library ladders and a good writer

I just read a delight­ful piece in the times. I had­n’t real­ly been cap­tured by one of the CITY arti­cles quite like this one. The writ­ing con­jured up sounds and smells that made me feel quite warm inside, like a silky bit­ter hot cocoa. The piece was writ­ten by Car­o­line H. Dworin whose oth­er work can be found at her web­site. You should read her work, because as she so sim­ply says, ” She is a good writer, and she means well.”

This sto­ry remind­ed me of the moments in Har­ry Pot­ter where he goes to Mr. Olli­van­der wand shop. Mr Olli­van­der climbs a lad­der and reach­es around many card­board box­es look­ing for Har­ry’s wand. I also thought of the numer­ous fab­u­lous art stores with wood­en floors and lad­ders to reach stores of lith­o­g­ra­phy inks and papers.

This is just one of the glo­ri­ous insights into a place where time stands still and qual­i­ty of mate­ri­als and prod­uct are part of what defines the Put­nam culture.

This floor is an orphan­age of bro­ken lad­ders, the bleak­er ver­sion of those below. Gregg still res­cues lad­ders from clos­ing busi­ness­es, and some­times even buys them back for $25 or $50. Once, while hav­ing din­ner in a down­town restau­rant, he spied one through the win­dow of a clos­ing book­shop, and wrote a let­ter to the own­er ask­ing to reclaim it. His friends and fam­i­ly are mys­ti­fied by this abil­i­ty to pick out his lad­ders from a dis­tance, as if respond­ing to some low-fre­quen­cy cry.

Most­ly I thought of this mag­i­cal way that the lad­ders still speak to their makers.

You might want to order a lad­der while you still can. Who knows how much longer they can hold off progress.

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photobooth saves the day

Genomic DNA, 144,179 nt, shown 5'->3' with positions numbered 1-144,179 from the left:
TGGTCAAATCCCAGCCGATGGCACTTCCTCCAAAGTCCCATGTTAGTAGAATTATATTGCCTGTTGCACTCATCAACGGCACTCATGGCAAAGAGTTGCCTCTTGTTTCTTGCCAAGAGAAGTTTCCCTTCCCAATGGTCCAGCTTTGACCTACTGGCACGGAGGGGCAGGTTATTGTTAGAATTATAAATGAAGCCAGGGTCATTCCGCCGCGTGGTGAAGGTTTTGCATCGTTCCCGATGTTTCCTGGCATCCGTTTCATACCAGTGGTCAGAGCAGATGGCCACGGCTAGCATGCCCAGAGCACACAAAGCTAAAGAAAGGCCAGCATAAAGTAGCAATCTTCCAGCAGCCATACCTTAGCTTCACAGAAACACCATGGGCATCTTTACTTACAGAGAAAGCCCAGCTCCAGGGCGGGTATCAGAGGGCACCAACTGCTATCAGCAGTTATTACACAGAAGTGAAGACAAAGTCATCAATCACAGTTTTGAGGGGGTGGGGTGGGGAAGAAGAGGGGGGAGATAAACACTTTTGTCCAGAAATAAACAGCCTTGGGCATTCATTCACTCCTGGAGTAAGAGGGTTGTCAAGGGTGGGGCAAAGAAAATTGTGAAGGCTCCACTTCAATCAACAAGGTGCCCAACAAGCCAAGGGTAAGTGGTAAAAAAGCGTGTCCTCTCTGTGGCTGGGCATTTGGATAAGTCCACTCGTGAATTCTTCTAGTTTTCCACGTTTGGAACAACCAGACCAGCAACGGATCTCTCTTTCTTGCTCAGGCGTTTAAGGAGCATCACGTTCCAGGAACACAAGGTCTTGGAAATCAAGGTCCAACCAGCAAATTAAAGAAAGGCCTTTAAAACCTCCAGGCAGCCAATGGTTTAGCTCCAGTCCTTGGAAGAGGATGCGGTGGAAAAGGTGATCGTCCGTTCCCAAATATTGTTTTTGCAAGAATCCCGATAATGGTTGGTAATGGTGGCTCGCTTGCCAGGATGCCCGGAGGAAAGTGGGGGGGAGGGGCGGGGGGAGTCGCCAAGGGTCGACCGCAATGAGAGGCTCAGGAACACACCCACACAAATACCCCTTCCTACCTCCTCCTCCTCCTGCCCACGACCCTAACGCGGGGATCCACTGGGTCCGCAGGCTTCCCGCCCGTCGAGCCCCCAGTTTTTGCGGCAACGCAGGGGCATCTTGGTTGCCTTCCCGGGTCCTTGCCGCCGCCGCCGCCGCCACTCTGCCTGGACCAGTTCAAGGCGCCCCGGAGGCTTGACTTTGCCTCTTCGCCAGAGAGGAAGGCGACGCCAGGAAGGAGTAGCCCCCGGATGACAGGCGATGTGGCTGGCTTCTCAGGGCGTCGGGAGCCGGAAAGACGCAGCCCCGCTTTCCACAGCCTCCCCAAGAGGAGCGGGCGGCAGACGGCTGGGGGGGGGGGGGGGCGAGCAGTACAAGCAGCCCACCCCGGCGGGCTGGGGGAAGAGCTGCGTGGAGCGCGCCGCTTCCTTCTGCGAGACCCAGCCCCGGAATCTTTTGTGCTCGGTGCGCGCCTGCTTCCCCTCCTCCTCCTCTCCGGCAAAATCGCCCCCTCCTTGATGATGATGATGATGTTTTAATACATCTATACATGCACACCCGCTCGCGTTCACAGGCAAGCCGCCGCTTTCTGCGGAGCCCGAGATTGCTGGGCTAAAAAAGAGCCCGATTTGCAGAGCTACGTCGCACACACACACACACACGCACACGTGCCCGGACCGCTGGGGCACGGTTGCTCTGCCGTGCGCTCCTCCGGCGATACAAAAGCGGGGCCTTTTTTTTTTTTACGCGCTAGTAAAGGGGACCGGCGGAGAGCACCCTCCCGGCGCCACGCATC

We were head­ing to Pitts­burgh to meet with heavy­bub­ble agent #1 Matthew Naftzger. Mar­garet got the Red­cap at 30th Street Sta­tion and I drove off to park the car. By the time I walked from the garage at 17th and Chan­cel­lor back to 30th Street our bags were on a dol­ly and our Red­cap was wait­ing for me to arrive.

We took the ele­va­tor down to the plat­form and board­ed our wait­ing train. It was dark and most of the pas­sen­gers were nap­ping recov­er­ing from their ear­li­er start I guessed. We tossed our lug­gage over­head and then set­tled into our seats with a cou­ple bot­tles of water and I put on my bright pink trav­el Crocs.

I put some of my small tech­nol­o­gy — cam­era, ipod, and ear­buds, in the elas­tic fish­net pock­et on the back of the seat in front of me. Set­tling in to watch the train depar­ture from Philadel­phia to points west.

As we pulled out from under the sta­tion to the sur­face of west philadel­phia I began to look up at the pass­ing neigh­bor­hoods. I was engrossed in the view of pass­ing rooftops. Time passed and we mean­dered through the sub­urbs and then burst through to the farm land of Lan­cast­er. I reached for my cam­era to catch an image of a four horse team work­ing an Amish farm. Turned the cam­era on and noth­ing hap­pened! All kinds of things went through my head, “Crap, did I drop it?” … Then it came to me like a water bal­loon on my head — I had left the bat­tery in the charg­er, plugged into the wall recep­ta­cle in the stu­dio. I could see it in my minds eye.

No pho­tos on the out­bound trip. Maybe I could get a bat­tery and charg­er in Pitts­burgh. I have my lap­top, I’ll google for a store. Wait, I HAVE MY LAPTOP. Lucky me. My Mac­book Pro could act as my cam­era. I opened ‘er up and launched Apple’s Pho­to­Booth app. My lit­tle built in cam­era turned on. Yippie!

The image cap­ture expe­ri­ence became more fun. I even took a cou­ple short test movies to play with and here’s one for you to take a look at. This clip is all about rhythm. The pat­ter of light, the famil­iar sound of the rails, the change in sound and light when one car ends and anoth­er begins.

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